In rare move, Israeli Nature and Parks authority supported the petition against the wall; the court’s decision largely hangs on Defense Ministry admitting the contested section of wall isn’t a priority.
Israel will not build a section of the separation barrier through the UNESCO recognized village of Battir in the West Bank anytime soon.
Israel’s High Court of Justice on Sunday dismissed without prejudice a petition against construction of the section of the West Bank barrier’s route that would pass through the village’s ancient agricultural terraces.
The decision was largely based on the Israeli Defense Ministry’s assertions that constructing the section of the barrier was not a priority — either from a security or budgetary standpoint — and that there were no current plans to carry out further construction.
The justices, however, ordered the state to notify the village 60 in advance if they do plan to begin construction in the future, allowing legal proceedings against it to begin once again.
In effect, the court closed the door to any construction without its further intervention.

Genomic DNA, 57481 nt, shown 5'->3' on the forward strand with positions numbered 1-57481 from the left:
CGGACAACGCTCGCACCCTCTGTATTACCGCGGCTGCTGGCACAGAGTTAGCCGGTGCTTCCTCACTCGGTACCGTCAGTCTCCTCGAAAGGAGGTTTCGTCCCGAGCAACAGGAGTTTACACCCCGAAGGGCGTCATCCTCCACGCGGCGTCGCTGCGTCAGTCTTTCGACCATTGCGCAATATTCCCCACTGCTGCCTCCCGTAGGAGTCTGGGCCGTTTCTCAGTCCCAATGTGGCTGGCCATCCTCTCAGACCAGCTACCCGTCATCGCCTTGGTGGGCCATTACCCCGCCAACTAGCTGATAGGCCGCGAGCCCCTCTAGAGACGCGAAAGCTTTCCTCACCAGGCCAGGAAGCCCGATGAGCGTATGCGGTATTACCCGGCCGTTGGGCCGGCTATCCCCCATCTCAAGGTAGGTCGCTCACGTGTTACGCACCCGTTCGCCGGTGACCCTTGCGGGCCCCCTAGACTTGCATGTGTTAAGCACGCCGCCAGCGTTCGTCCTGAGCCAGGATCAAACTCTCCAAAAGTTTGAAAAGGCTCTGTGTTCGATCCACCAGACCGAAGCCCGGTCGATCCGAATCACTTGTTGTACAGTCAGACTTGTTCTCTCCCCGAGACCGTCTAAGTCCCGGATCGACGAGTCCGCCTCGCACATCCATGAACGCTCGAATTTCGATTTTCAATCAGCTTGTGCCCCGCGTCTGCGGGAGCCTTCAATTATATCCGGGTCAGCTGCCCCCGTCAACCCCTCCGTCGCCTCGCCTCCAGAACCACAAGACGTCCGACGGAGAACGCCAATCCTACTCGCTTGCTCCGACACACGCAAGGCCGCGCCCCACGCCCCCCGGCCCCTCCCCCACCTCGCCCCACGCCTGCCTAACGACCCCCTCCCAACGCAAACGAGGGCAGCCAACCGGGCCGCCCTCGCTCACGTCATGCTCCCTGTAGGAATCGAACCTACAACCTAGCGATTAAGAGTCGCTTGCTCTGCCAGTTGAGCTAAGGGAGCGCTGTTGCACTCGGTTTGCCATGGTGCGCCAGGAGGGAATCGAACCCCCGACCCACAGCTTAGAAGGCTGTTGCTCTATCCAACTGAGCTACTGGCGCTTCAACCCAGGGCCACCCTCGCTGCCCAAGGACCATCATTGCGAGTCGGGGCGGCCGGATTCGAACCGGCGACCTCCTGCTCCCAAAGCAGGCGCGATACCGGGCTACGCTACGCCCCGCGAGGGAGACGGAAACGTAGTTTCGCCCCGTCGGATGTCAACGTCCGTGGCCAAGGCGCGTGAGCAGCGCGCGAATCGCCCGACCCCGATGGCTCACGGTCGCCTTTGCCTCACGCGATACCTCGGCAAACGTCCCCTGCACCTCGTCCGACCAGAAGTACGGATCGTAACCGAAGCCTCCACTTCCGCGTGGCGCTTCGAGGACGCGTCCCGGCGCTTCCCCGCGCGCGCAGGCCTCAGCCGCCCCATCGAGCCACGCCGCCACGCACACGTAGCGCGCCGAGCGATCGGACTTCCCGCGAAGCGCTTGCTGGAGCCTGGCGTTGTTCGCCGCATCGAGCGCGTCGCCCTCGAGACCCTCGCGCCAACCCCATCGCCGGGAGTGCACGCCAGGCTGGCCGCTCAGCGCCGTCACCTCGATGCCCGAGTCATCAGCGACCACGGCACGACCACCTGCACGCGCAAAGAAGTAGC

“To make any changes to the decision the Israeli occupation will have to start new procedures from scratch that will take several years,” head of Battir’s local council told Ma’an news, calling the ruling a “a victory for Palestine as a whole.”
“The direct implication of the ruling,” according to Attorney Michael Sfard, who represented Friends of the Earth Middle East in the petition, “is that if and when the state is ready to go ahead with construction, litigation will be re-launched from scratch.”
“Though not strictly prohibiting future construction of the fence,” Sfard continued, “freezes it for years, and possibly forever.”
The case gained international interest earlier this year when the Palestinians successfully had Battir’s ancient agricultural terraces and aqueducts designated a UNESCO World Heritage Site, registered in the State of Palestine. Previously, only the Church of the Nativity in Bethlehem had gained similar status in Palestine.
The justices cited the UNESCO recognition in their decision.
“We have managed to lift, at least temporarily the danger of a barbaric destruction of a world ancient cultural heritage site,” Sfard said following the court’s decision.
One of the State’s central security arguments for the barrier was the need to protect the Tel Aviv-Jerusalem rail line. In the coming years, however, a new high-speed rail line is scheduled to open on a new route — passing through a different part of the West Bank — undercutting the State’s argument irrelevant, Sfard pointed out.
Construction of the wall would have severely and irreversibly damaged the agricultural terraces and the Roman-era irrigation systems, which are thousands of years old. Additionally, it would harm the ability of the Palestinian residents to farm their land.
The petition was filed by residents of Battir and Friends of the Earth Middle East, and was supported by the Israel Nature and Parks Authority in addition to several local settler groups.